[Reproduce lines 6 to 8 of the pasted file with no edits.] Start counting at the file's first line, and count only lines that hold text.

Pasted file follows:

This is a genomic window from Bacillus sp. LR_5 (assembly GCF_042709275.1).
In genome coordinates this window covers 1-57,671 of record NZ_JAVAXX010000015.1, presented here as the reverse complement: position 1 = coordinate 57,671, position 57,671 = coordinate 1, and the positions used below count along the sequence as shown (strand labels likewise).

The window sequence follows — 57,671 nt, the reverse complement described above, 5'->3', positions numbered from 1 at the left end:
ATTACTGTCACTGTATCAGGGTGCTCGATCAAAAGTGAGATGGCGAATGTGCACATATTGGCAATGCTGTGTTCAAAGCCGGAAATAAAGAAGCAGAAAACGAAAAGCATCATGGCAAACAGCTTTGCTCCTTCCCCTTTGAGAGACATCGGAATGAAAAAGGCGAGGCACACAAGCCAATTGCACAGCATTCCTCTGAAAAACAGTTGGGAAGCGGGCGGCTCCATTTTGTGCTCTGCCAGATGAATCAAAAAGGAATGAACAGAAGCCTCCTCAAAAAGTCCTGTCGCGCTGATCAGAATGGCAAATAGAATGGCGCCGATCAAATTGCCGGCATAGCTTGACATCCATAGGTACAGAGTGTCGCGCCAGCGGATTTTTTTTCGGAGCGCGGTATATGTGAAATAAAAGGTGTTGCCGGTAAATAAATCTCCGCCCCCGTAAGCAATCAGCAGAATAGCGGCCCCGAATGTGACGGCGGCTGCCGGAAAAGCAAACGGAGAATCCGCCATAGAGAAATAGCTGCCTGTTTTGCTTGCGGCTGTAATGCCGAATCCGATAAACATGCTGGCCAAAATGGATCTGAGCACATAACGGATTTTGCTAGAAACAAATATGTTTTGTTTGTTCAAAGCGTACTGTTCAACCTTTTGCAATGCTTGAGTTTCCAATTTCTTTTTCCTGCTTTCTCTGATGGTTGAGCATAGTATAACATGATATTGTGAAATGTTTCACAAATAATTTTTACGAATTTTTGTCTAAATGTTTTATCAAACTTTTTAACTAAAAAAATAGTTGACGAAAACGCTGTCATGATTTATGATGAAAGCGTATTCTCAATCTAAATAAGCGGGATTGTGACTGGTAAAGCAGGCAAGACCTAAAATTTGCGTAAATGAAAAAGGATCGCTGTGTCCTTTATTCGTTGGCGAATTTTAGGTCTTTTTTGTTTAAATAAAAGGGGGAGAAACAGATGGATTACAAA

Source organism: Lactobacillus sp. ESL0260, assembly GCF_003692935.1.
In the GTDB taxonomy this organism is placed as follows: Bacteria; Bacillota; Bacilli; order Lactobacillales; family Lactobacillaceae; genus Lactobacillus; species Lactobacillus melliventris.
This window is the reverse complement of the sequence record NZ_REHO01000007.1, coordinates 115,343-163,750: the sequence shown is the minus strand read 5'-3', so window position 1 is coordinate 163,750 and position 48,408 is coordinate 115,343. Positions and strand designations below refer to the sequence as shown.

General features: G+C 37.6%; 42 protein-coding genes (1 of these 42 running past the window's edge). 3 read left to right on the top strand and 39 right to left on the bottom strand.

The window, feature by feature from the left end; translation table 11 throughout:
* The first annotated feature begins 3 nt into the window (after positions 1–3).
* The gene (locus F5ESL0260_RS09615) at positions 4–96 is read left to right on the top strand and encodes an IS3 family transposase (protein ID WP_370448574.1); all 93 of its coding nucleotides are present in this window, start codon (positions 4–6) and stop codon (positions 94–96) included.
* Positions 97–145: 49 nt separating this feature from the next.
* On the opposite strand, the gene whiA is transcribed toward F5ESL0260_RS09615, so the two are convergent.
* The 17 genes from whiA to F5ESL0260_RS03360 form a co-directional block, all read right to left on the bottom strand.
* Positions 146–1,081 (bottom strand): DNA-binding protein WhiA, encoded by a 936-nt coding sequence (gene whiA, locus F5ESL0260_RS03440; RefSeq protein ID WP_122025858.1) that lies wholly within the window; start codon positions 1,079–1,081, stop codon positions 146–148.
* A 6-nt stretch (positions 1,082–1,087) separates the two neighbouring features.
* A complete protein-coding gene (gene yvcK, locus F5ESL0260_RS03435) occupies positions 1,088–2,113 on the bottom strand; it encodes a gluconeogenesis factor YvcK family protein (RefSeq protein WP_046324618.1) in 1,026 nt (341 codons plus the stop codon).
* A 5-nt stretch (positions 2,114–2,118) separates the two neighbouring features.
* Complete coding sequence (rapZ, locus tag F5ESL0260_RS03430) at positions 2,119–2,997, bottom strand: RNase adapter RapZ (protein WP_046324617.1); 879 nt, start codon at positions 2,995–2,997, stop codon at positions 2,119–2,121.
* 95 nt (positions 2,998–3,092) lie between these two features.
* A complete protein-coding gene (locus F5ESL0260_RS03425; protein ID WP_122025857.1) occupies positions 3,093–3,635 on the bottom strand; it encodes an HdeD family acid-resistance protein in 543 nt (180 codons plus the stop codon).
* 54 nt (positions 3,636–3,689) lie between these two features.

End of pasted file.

In the GTDB taxonomy this organism is placed as follows: Bacteria; Bacillota; Bacilli; order Lactobacillales; family Lactobacillaceae; genus Lactobacillus; species Lactobacillus melliventris.
This window is the reverse complement of the sequence record NZ_REHO01000007.1, coordinates 115,343-163,750: the sequence shown is the minus strand read 5'-3', so window position 1 is coordinate 163,750 and position 48,408 is coordinate 115,343. Positions and strand designations below refer to the sequence as shown.

General features: G+C 37.6%; 42 protein-coding genes (1 of these 42 running past the window's edge). 3 read left to right on the top strand and 39 right to left on the bottom strand.